The Slip

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Click for availability and more information The Slip, Nine Inch Nails

Trent Reznor surprised a lot of people earlier this year when he released four volumes of new instrumental music by Nine Inch Nails, Ghosts I-IV, online in multiple formats with some of those formats available for free. On May 5th he one-upped himself by releasing his new full-length album The Slip online, again in multiple file formats, but this time they were all for free, accompanied by a message to his fans: "thank you for your continued and loyal support over the years - this one's on me".
Radiohead, eat your heart out.
The album itself feels almost like a summary of the previous two decades of Nine Inch Nails' music, even while sounding fresh. Discipline and Echoplex are two of the more obvious "catchy, radio-friendly" tracks, the lyrics of which could be about music and then the music industry, respectively. The album actually starts off with the instrumental 999,999, building from a pensive mood with shades of Help Me I Am In Hell (from the Broken EP) working in the background until launching into the ferocious 1,000,000, kick-started with the awesome Josh Freese's roiling drum-work. While I admit I'm still not entirely sold on Letting You (the chorus is too cacophonous for me, and that's saying a lot), I happen to think the chorus of Head Down is pure gold from my own existential angst point-of-view. Lights In The Sky (for which the current tour is named, by the way) is a beautifully subdued piano-and-vocal melody. Following are the two moody instrumentals Corona Radiata and The Four Of Us Are Dying, leading in nicely to the final track Demon Seed, which escalates upon layers of menace and barely-restrained power toward the promise of more to come. Which is plenty fine by me.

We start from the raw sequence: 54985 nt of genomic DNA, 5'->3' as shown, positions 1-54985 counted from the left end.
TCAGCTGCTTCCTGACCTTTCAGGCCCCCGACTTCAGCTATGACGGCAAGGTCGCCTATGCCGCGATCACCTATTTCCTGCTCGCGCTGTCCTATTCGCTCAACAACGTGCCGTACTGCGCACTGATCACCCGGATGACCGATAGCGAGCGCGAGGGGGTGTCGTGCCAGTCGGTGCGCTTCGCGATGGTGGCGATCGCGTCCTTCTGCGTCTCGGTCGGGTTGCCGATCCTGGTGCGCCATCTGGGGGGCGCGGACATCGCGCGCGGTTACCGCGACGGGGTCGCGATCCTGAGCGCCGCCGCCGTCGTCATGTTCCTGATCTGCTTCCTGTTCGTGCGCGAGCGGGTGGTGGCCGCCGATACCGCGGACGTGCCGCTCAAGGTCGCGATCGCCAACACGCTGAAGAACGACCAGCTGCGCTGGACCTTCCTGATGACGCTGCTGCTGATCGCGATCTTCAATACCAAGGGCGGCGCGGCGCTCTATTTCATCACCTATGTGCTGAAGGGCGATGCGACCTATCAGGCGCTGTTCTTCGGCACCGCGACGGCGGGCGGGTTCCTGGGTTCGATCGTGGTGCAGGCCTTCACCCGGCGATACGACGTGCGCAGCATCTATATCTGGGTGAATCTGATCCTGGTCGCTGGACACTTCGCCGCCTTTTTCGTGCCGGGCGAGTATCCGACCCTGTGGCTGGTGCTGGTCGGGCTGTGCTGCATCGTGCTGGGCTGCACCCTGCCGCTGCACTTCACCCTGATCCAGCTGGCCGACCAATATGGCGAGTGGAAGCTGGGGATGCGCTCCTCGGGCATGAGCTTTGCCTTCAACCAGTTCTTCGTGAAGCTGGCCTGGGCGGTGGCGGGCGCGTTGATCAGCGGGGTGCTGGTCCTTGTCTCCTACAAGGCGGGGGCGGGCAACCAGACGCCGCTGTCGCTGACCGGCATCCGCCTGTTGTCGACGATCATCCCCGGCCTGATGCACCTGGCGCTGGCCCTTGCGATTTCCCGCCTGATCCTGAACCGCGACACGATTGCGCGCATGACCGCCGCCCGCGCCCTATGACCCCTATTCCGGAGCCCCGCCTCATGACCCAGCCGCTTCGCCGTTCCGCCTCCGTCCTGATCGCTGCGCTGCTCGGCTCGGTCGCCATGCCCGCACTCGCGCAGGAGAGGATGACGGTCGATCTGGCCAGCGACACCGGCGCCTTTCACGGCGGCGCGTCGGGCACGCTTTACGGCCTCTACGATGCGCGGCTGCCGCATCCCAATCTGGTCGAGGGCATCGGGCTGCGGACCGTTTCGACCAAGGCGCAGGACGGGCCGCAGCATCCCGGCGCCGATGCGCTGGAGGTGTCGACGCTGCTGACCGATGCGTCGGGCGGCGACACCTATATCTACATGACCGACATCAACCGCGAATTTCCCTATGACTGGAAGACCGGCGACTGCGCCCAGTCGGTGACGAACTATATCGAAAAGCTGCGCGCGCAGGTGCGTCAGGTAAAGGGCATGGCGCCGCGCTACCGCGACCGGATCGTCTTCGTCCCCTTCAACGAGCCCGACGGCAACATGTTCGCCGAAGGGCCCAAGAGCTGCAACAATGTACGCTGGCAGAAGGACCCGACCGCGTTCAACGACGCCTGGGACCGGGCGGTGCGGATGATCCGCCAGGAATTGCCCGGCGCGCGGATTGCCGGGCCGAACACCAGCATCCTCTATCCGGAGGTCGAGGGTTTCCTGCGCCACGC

The Slip is a solid album in its own right, and therefore truly a gift to the fans (even for those like me who still insist on purchasing and owning a physical copy), and having seen Nine Inch Nails in concert over the summer, I can absolutely verify that the new material translates from disc to stage with no loss and all gain. If you've never heard Nine Inch Nails before, or just not in a very long time, do yourself a favor and give this album a listen--chances are good that you might like what you hear.

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About this Entry

This page contains a single entry published on December 18, 2008 5:01 PM.

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